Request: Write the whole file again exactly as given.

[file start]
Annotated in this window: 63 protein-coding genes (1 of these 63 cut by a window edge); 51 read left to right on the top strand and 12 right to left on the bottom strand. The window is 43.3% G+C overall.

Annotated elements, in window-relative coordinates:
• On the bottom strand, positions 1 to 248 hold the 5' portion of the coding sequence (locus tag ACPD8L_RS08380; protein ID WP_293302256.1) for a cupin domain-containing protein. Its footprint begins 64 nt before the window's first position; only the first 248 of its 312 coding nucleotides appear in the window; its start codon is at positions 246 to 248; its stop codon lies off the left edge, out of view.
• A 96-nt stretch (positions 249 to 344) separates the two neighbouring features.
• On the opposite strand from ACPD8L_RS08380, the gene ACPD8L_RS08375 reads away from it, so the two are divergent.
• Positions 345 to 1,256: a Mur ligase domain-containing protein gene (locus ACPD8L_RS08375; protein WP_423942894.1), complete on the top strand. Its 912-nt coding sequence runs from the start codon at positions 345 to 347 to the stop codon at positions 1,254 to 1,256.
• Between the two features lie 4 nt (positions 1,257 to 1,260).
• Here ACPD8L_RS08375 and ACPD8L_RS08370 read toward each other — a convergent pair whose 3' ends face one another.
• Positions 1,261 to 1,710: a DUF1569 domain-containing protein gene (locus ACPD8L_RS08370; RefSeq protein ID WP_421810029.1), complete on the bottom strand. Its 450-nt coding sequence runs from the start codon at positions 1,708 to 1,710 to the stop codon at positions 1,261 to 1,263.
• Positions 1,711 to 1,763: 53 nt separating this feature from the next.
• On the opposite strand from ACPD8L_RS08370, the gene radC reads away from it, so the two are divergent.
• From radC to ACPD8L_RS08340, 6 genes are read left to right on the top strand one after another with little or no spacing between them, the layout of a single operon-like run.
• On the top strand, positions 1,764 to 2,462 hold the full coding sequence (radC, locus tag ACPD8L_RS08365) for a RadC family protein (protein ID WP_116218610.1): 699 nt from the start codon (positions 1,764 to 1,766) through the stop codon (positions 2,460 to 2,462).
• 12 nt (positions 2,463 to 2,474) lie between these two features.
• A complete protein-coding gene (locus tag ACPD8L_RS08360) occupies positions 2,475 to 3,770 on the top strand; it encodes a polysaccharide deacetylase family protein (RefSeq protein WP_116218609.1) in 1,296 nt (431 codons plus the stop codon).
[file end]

Annotated in this window: 63 protein-coding genes (1 of these 63 cut by a window edge); 51 read left to right on the top strand and 12 right to left on the bottom strand. The window is 43.3% G+C overall.

Annotated elements, in window-relative coordinates:
• On the bottom strand, positions 1 to 248 hold the 5' portion of the coding sequence (locus tag ACPD8L_RS08380; protein ID WP_293302256.1) for a cupin domain-containing protein. Its footprint begins 64 nt before the window's first position; only the first 248 of its 312 coding nucleotides appear in the window; its start codon is at positions 246 to 248; its stop codon lies off the left edge, out of view.
• A 96-nt stretch (positions 249 to 344) separates the two neighbouring features.
• On the opposite strand from ACPD8L_RS08380, the gene ACPD8L_RS08375 reads away from it, so the two are divergent.
• Positions 345 to 1,256: a Mur ligase domain-containing protein gene (locus ACPD8L_RS08375; protein WP_423942894.1), complete on the top strand. Its 912-nt coding sequence runs from the start codon at positions 345 to 347 to the stop codon at positions 1,254 to 1,256.
• Between the two features lie 4 nt (positions 1,257 to 1,260).
• Here ACPD8L_RS08375 and ACPD8L_RS08370 read toward each other — a convergent pair whose 3' ends face one another.
• Positions 1,261 to 1,710: a DUF1569 domain-containing protein gene (locus ACPD8L_RS08370; RefSeq protein ID WP_421810029.1), complete on the bottom strand. Its 450-nt coding sequence runs from the start codon at positions 1,708 to 1,710 to the stop codon at positions 1,261 to 1,263.
• Positions 1,711 to 1,763: 53 nt separating this feature from the next.
• On the opposite strand from ACPD8L_RS08370, the gene radC reads away from it, so the two are divergent.
• From radC to ACPD8L_RS08340, 6 genes are read left to right on the top strand one after another with little or no spacing between them, the layout of a single operon-like run.
• On the top strand, positions 1,764 to 2,462 hold the full coding sequence (radC, locus tag ACPD8L_RS08365) for a RadC family protein (protein ID WP_116218610.1): 699 nt from the start codon (positions 1,764 to 1,766) through the stop codon (positions 2,460 to 2,462).
• 12 nt (positions 2,463 to 2,474) lie between these two features.
• A complete protein-coding gene (locus tag ACPD8L_RS08360) occupies positions 2,475 to 3,770 on the top strand; it encodes a polysaccharide deacetylase family protein (RefSeq protein WP_116218609.1) in 1,296 nt (431 codons plus the stop codon).